The wheel is about to be reinvented. In response to an earlier post on the State Tourism Advisory Council, Rosemary Vietor wrote the following comment:
Peter – Perhaps you saw the article in yesterday’s WSJ NY section on the underground railroad (not precise title) tourism sites proposed for Manhattan. It is an effort to link those sites (most of which no longer exist) into a walking tour. There has been for a number of years a similar effort in Flushing, the Flushing Freedom Mile. It links sites such as the Quaker Meeting House, Bowne House and others. There are markers so one can do this tour. Here is a great example of what might be done to increase history tourism – link both sites and others around the city. Why is this not done? It’s so obvious. As for Mystic Seaport, I can tell you from involvement there that CT has long recognized the importance of history and tourism and has devoted substantial funds to those efforts. New York seems indifferent at best. NY Culture.
Being the investigating reporter that I am, I pursued this lead and read the article “Freedom Trail Idea on Move in New York City: Activist Pushes to Commemorate City’s Place in the Abolitionist Movement” by Jennifer Maloney. Her article tells the tale of the efforts since 2007 of Jacob Morris, head of the Harlem Historical Society, to create a Freedom Trail commemorating the city’s role in the abolitionist movement and the Underground Railroad.
The effort became news when he found a donor, Jim Petrucci, a real-estate developer based in Asbury, NJ, to put up $180,000 in seed money. With that donation Morris is now doing what startups typically do with money to begin the process of bringing his vision to fruition. His models are the existing historical trails in other cities such as the most famous, Boston’s Freedom Trail. The article concludes on a positive note:
David Levering Lewis, the Pulitzer-winning biographer of W.E.B. Du Bois and an adviser on the project, said it was surprising that it had come together based on the efforts of a single activist. “It just goes to show,” he said, “how much history depends on those who care enough about it to find it and explain it to the rest of us.”
Careful readers of The New York History Blog and/or longtime participants in the New York History community in general or specifically on the issue of slavery, will recognize the Freedom Trail legacy. When the Path through History project first emerged, I wrote about previous efforts to accomplish the same goals using similar incentives but with one difference: paths were called trails then…or sometimes routes. One such proposed route was the Freedom Trail.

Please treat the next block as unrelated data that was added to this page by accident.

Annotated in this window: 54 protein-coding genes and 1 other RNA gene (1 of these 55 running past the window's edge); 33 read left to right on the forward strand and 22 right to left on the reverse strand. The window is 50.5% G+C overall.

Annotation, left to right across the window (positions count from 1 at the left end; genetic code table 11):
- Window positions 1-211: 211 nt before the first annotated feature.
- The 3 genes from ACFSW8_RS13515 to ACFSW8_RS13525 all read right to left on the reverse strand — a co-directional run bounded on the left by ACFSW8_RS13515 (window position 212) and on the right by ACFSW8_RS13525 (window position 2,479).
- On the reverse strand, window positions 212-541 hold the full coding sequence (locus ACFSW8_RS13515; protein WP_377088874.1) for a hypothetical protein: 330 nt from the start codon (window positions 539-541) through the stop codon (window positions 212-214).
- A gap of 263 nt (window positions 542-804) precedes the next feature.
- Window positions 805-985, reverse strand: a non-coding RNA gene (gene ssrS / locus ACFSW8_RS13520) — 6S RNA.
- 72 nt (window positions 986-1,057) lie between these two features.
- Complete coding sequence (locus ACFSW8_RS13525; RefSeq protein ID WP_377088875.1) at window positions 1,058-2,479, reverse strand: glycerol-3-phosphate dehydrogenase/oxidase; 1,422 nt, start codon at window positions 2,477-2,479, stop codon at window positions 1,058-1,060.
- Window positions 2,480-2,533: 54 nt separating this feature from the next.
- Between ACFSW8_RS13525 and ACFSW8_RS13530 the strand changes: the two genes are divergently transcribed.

“The New York State Freedom Trail Act of 1997 proposed the establishment of a Freedom Trail Commission to plan and implement a New York State Freedom Trail program to commemorate these acts of freedom and to foster public understanding of their significance in New York State history and heritage.”
The Schomburg Center for Research in Black Culture of the New York Public Library led a one-year study of the issue. The result was a report issued in October, 1999 entitled New York State Freedom Trail Program Study. It contained among other things recommendations on tourism, education, preservation, and development. It included pages of sites throughout the state which could be included in the Freedom Trail, a narrative history, some lesson plans, bibliographic information, and names of people participating.
I received my copy of the study, which is the source of the information above, when I attended the Underground Railroad Heritage Trail Public Forum program on December 16, 2003, at the Martin E. Segal Theater, The Graduate Center (CUNY). Richard White-Smith, Executive Director of New York (the title sounds a little like one the Path project should have but doesn’t) made the opening comments.
Cordell Reaves, Coordinator of the Underground Railroad Heritage Trail, spoke on the grant program. He is with the NYSOPRHP and still involved in slave-related programs. The grant program referred to a $1,000,000 matching program announced by then Governor Pataki, the same amount current Governor Cuomo announced at the Path kickoff in 2012, but without the matching requirement. The purpose of the grant was to “facilitate a high quality visitor experience” according to the draft distributed at the public forum.
What ever happened to the Freedom Trail? What ever happened to the Path through History? Will anything ever be done at the state level or is everything up to dedicated locals including those who don’t even live in the state for New York to seriously embrace its own history and create the trails, routes, itineraries, and paths that can be offered to tour operators? These are some of the questions I have about what is really going on at the state level in behalf of cultural heritage tourism.